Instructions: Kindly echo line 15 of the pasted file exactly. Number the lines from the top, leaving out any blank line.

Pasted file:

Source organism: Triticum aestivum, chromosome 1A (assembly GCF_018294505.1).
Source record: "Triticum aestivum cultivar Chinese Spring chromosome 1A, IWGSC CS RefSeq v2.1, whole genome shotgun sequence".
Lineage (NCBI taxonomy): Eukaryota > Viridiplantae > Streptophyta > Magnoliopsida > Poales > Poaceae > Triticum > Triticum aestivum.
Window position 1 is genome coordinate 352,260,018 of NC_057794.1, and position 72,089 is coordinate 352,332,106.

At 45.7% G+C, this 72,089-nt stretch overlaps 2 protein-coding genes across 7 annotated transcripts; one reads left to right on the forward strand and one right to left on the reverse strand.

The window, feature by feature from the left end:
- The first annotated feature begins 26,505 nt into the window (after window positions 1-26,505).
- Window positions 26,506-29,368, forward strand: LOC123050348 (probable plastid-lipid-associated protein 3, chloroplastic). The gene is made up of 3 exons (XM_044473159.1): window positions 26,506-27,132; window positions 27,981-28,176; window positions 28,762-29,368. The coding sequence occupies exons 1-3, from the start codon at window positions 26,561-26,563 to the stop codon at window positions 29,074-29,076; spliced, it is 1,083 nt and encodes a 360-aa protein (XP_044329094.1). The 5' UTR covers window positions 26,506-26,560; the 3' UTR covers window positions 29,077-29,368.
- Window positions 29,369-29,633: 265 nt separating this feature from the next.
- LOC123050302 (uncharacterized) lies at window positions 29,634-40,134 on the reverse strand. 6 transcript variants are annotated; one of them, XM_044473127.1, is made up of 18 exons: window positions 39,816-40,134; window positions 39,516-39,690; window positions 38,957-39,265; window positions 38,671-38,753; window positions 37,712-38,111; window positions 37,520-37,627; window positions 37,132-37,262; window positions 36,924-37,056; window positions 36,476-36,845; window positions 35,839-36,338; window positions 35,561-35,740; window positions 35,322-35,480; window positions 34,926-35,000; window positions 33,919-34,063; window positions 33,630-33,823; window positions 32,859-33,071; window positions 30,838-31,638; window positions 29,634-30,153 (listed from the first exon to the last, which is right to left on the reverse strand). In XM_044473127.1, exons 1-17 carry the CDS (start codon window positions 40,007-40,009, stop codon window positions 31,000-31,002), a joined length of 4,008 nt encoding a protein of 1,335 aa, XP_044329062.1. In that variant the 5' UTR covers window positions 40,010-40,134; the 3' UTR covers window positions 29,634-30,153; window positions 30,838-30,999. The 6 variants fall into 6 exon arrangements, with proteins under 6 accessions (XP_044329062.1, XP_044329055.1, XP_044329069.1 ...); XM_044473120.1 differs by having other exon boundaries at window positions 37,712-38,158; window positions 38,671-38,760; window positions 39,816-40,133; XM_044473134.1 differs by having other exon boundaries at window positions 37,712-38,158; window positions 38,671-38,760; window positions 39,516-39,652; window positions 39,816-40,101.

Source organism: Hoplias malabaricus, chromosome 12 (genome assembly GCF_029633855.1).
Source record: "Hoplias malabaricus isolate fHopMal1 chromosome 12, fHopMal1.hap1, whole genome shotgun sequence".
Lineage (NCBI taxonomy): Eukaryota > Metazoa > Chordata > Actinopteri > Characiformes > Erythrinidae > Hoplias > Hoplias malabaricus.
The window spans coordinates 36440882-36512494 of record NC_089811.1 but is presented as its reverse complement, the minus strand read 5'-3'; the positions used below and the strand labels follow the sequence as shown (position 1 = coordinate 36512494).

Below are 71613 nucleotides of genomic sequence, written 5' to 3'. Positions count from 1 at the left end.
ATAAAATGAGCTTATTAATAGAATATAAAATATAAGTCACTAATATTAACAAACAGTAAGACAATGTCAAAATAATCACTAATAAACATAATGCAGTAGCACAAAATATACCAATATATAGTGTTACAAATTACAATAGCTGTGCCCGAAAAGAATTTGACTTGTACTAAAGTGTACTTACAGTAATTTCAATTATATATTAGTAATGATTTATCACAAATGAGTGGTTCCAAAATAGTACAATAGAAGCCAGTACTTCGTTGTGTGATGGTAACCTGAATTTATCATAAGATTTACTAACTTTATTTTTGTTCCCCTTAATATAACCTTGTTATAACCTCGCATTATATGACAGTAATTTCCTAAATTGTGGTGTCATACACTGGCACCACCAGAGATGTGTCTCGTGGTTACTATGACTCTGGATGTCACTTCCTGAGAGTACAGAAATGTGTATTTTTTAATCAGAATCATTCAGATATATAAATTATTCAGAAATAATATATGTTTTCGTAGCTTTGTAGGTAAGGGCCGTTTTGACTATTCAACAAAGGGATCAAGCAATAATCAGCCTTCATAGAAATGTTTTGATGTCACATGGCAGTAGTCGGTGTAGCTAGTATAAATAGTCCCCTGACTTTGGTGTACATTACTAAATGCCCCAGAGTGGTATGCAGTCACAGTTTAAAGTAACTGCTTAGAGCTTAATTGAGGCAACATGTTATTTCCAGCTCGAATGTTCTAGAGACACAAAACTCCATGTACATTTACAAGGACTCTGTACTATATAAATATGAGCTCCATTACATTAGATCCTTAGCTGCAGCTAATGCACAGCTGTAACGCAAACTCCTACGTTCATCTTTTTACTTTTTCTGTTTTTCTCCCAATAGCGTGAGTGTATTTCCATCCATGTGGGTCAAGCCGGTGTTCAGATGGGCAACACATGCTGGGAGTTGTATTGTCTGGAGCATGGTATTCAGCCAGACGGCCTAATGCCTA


Below are 71613 nucleotides of genomic sequence, written 5' to 3'. Positions count from 1 at the left end.